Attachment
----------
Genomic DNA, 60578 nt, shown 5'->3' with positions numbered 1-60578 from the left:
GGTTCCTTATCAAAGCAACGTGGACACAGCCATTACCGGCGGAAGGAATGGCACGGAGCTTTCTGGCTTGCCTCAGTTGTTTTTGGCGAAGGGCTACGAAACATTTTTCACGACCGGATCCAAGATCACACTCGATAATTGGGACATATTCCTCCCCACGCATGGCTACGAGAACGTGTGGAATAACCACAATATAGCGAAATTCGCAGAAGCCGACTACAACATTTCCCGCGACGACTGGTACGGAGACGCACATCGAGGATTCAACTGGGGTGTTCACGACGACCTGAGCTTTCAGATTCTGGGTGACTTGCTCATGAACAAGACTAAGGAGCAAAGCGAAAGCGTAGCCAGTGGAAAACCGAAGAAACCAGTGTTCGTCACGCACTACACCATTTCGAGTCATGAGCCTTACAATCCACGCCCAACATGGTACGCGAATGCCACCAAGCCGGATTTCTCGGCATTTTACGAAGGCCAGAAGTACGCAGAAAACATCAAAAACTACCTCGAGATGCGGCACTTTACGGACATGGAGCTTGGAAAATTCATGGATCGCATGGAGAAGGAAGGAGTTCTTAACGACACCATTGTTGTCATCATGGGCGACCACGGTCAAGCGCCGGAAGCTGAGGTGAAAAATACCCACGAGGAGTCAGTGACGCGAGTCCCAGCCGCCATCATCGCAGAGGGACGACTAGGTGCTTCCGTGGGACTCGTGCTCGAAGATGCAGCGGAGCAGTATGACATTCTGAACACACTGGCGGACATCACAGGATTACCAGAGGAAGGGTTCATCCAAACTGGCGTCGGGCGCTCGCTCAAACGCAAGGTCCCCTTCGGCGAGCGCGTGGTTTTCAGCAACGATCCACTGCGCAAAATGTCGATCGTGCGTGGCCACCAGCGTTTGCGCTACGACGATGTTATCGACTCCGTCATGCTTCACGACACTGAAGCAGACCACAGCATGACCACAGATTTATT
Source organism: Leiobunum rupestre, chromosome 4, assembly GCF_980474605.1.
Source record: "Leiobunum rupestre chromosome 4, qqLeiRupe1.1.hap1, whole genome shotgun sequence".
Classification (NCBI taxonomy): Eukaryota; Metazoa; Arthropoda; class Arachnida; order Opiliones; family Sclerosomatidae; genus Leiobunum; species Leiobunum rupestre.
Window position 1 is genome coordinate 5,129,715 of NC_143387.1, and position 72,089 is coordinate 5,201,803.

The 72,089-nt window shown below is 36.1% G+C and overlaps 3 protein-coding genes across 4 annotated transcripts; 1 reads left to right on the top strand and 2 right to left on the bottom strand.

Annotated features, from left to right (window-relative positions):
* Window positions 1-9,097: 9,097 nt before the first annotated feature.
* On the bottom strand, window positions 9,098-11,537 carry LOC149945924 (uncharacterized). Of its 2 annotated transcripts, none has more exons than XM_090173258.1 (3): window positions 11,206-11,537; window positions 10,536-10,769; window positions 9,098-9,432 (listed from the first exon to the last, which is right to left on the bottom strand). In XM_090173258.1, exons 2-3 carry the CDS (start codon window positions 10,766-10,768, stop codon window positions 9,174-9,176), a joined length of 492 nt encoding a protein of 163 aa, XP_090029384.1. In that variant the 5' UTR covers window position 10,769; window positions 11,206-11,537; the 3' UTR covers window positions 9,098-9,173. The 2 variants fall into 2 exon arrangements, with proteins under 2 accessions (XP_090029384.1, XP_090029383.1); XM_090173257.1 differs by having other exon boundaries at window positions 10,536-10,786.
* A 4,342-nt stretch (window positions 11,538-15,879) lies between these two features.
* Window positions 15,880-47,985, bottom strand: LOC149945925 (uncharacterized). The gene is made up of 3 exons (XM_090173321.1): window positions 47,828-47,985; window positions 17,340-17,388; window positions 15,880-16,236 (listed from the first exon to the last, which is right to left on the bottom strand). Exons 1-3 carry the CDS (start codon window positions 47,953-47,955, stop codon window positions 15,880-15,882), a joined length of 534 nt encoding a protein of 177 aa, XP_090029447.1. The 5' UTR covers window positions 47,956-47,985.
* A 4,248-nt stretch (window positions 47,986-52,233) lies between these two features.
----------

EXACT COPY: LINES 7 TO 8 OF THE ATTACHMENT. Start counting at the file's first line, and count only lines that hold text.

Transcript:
The 72,089-nt window shown below is 36.1% G+C and overlaps 3 protein-coding genes across 4 annotated transcripts; 1 reads left to right on the top strand and 2 right to left on the bottom strand.

Annotated features, from left to right (window-relative positions):